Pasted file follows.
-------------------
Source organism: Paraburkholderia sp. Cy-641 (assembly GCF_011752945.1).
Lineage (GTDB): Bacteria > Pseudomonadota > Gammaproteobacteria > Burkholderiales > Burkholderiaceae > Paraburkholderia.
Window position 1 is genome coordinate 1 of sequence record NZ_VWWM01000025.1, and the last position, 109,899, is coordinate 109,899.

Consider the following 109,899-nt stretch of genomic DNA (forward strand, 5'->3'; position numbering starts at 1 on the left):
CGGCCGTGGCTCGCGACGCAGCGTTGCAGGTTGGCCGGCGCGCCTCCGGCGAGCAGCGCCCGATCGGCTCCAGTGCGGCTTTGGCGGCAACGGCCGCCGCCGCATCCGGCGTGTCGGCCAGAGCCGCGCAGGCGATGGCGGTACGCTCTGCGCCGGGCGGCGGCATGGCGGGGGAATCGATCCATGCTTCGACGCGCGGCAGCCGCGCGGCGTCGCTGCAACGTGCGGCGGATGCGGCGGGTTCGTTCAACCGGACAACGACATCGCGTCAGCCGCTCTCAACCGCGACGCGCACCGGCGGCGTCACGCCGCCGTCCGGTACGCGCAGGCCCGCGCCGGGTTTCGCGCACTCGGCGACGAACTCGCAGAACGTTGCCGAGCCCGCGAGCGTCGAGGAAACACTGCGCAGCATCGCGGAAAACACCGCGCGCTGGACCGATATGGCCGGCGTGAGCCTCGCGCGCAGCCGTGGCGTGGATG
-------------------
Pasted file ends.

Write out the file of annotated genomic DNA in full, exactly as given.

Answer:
Source organism: Paraburkholderia sp. Cy-641 (assembly GCF_011752945.1).
Lineage (GTDB): Bacteria > Pseudomonadota > Gammaproteobacteria > Burkholderiales > Burkholderiaceae > Paraburkholderia.
Window position 1 is genome coordinate 1 of sequence record NZ_VWWM01000025.1, and the last position, 109,899, is coordinate 109,899.

Consider the following 109,899-nt stretch of genomic DNA (forward strand, 5'->3'; position numbering starts at 1 on the left):
CGGCCGTGGCTCGCGACGCAGCGTTGCAGGTTGGCCGGCGCGCCTCCGGCGAGCAGCGCCCGATCGGCTCCAGTGCGGCTTTGGCGGCAACGGCCGCCGCCGCATCCGGCGTGTCGGCCAGAGCCGCGCAGGCGATGGCGGTACGCTCTGCGCCGGGCGGCGGCATGGCGGGGGAATCGATCCATGCTTCGACGCGCGGCAGCCGCGCGGCGTCGCTGCAACGTGCGGCGGATGCGGCGGGTTCGTTCAACCGGACAACGACATCGCGTCAGCCGCTCTCAACCGCGACGCGCACCGGCGGCGTCACGCCGCCGTCCGGTACGCGCAGGCCCGCGCCGGGTTTCGCGCACTCGGCGACGAACTCGCAGAACGTTGCCGAGCCCGCGAGCGTCGAGGAAACACTGCGCAGCATCGCGGAAAACACCGCGCGCTGGACCGATATGGCCGGCGTGAGCCTCGCGCGCAGCCGTGGCGTGGATG